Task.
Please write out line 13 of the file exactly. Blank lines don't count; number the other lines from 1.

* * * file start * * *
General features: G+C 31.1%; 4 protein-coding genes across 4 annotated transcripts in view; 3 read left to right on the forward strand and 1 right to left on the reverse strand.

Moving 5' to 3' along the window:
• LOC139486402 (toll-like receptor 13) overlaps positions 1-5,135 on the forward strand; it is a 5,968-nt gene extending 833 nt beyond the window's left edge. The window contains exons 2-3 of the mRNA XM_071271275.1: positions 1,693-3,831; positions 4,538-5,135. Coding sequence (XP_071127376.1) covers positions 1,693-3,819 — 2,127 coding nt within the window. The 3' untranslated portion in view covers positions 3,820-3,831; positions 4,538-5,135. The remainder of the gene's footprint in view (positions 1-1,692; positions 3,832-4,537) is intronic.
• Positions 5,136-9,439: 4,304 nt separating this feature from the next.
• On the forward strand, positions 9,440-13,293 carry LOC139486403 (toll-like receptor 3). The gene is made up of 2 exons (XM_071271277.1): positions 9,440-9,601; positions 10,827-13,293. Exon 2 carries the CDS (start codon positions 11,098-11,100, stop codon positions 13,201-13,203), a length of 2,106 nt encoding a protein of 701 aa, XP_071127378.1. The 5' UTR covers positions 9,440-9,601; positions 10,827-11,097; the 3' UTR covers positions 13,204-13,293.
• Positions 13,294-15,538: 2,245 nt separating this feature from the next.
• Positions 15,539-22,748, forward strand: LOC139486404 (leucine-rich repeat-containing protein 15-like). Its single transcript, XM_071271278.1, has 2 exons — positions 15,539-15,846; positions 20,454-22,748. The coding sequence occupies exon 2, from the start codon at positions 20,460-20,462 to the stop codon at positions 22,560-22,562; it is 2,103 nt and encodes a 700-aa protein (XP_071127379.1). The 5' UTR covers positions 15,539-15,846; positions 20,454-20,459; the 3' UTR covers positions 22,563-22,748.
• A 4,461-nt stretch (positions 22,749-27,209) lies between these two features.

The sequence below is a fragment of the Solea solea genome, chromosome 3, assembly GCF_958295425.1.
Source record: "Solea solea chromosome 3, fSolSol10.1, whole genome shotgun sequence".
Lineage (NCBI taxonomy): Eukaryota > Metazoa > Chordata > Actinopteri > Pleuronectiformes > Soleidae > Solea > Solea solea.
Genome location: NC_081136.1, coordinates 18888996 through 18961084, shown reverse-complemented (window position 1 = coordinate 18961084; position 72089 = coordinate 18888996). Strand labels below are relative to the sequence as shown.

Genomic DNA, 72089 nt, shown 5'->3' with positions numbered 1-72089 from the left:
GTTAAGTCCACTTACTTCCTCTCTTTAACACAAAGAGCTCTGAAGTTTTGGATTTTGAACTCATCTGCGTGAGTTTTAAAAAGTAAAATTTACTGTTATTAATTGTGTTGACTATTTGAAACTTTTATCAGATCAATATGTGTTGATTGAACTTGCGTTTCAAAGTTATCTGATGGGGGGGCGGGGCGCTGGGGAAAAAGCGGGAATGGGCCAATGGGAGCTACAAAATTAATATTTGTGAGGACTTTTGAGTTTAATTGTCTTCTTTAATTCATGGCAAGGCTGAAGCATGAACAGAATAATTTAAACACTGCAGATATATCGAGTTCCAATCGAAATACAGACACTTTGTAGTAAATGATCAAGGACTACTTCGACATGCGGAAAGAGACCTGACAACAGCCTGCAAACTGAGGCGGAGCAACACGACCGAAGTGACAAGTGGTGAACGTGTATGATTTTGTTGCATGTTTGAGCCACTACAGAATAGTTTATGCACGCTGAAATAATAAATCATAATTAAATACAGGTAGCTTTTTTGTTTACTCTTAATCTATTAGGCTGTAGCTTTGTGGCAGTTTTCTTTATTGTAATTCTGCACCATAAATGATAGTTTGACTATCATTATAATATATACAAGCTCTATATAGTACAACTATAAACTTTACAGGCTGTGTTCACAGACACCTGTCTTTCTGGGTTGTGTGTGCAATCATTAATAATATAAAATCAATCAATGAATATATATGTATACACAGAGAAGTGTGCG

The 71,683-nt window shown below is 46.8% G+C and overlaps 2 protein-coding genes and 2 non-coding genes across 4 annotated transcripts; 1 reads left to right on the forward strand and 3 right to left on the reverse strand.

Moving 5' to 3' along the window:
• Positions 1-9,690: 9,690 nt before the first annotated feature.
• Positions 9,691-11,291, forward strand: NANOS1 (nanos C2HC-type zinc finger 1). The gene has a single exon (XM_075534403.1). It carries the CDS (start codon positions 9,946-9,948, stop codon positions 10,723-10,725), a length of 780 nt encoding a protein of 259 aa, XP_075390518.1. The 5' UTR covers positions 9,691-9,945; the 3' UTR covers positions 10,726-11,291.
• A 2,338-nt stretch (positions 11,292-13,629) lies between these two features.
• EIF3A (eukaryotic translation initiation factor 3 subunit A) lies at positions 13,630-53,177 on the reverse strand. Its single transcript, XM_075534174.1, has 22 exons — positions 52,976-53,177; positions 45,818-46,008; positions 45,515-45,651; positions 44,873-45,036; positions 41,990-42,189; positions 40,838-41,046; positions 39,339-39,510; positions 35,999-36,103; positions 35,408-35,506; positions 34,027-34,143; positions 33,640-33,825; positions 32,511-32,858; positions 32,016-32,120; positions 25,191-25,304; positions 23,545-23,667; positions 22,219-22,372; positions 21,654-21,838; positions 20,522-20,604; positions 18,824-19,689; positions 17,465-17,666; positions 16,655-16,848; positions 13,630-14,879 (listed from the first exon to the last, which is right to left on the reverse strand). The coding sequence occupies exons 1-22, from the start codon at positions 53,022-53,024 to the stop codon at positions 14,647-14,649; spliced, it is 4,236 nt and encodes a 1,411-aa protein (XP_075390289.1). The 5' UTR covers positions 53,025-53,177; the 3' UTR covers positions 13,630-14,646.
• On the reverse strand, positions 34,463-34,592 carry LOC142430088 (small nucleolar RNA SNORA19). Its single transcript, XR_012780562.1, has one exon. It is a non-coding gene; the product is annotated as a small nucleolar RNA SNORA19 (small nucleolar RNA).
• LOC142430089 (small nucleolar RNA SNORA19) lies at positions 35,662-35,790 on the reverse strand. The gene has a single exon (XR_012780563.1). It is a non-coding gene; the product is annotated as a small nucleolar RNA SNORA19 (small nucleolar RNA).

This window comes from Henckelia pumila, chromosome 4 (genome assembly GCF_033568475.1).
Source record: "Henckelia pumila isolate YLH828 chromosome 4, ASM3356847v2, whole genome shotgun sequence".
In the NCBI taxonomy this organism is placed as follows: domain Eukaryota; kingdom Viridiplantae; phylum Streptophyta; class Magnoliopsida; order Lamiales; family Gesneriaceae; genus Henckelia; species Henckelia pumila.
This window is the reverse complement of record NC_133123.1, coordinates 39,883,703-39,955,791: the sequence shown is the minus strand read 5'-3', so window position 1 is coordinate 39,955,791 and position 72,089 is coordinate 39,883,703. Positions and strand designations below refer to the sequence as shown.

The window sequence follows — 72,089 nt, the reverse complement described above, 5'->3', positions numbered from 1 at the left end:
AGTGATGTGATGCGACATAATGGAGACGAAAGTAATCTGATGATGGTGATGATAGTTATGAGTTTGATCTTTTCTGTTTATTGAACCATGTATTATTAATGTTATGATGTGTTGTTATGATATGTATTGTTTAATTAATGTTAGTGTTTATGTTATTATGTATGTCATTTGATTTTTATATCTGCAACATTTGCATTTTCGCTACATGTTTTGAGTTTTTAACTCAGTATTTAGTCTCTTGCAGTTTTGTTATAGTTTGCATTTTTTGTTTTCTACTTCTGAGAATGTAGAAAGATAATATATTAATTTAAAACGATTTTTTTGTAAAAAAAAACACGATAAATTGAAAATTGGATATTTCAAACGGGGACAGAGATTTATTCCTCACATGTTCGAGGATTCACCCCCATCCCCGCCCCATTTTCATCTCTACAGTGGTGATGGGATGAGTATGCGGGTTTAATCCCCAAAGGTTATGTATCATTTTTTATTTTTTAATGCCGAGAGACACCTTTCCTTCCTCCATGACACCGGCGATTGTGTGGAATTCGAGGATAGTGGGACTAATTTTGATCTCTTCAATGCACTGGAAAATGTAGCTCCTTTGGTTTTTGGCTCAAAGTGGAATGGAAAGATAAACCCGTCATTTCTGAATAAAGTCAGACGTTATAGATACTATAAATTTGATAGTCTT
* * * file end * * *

Genomic DNA, 72089 nt, shown 5'->3' with positions numbered 1-72089 from the left: